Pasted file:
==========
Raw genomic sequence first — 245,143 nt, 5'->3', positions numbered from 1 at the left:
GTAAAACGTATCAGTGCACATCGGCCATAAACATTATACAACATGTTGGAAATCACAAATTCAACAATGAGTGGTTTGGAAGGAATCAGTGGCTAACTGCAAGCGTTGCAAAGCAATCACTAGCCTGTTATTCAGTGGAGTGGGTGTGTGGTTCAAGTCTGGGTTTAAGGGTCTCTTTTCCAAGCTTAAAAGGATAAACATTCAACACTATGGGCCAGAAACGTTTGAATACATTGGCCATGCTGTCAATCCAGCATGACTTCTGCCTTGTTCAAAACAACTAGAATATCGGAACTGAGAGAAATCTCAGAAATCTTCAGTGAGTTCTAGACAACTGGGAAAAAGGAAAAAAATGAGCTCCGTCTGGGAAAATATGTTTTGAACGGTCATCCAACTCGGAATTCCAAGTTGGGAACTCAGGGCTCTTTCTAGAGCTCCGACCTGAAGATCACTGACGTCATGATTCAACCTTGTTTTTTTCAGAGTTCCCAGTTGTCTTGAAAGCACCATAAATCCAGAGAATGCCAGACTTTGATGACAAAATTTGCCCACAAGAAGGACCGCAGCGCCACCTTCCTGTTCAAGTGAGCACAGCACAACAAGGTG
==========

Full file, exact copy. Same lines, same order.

Raw genomic sequence first — 245,143 nt, 5'->3', positions numbered from 1 at the left:
GTAAAACGTATCAGTGCACATCGGCCATAAACATTATACAACATGTTGGAAATCACAAATTCAACAATGAGTGGTTTGGAAGGAATCAGTGGCTAACTGCAAGCGTTGCAAAGCAATCACTAGCCTGTTATTCAGTGGAGTGGGTGTGTGGTTCAAGTCTGGGTTTAAGGGTCTCTTTTCCAAGCTTAAAAGGATAAACATTCAACACTATGGGCCAGAAACGTTTGAATACATTGGCCATGCTGTCAATCCAGCATGACTTCTGCCTTGTTCAAAACAACTAGAATATCGGAACTGAGAGAAATCTCAGAAATCTTCAGTGAGTTCTAGACAACTGGGAAAAAGGAAAAAAATGAGCTCCGTCTGGGAAAATATGTTTTGAACGGTCATCCAACTCGGAATTCCAAGTTGGGAACTCAGGGCTCTTTCTAGAGCTCCGACCTGAAGATCACTGACGTCATGATTCAACCTTGTTTTTTTCAGAGTTCCCAGTTGTCTTGAAAGCACCATAAATCCAGAGAATGCCAGACTTTGATGACAAAATTTGCCCACAAGAAGGACCGCAGCGCCACCTTCCTGTTCAAGTGAGCACAGCACAACAAGGTG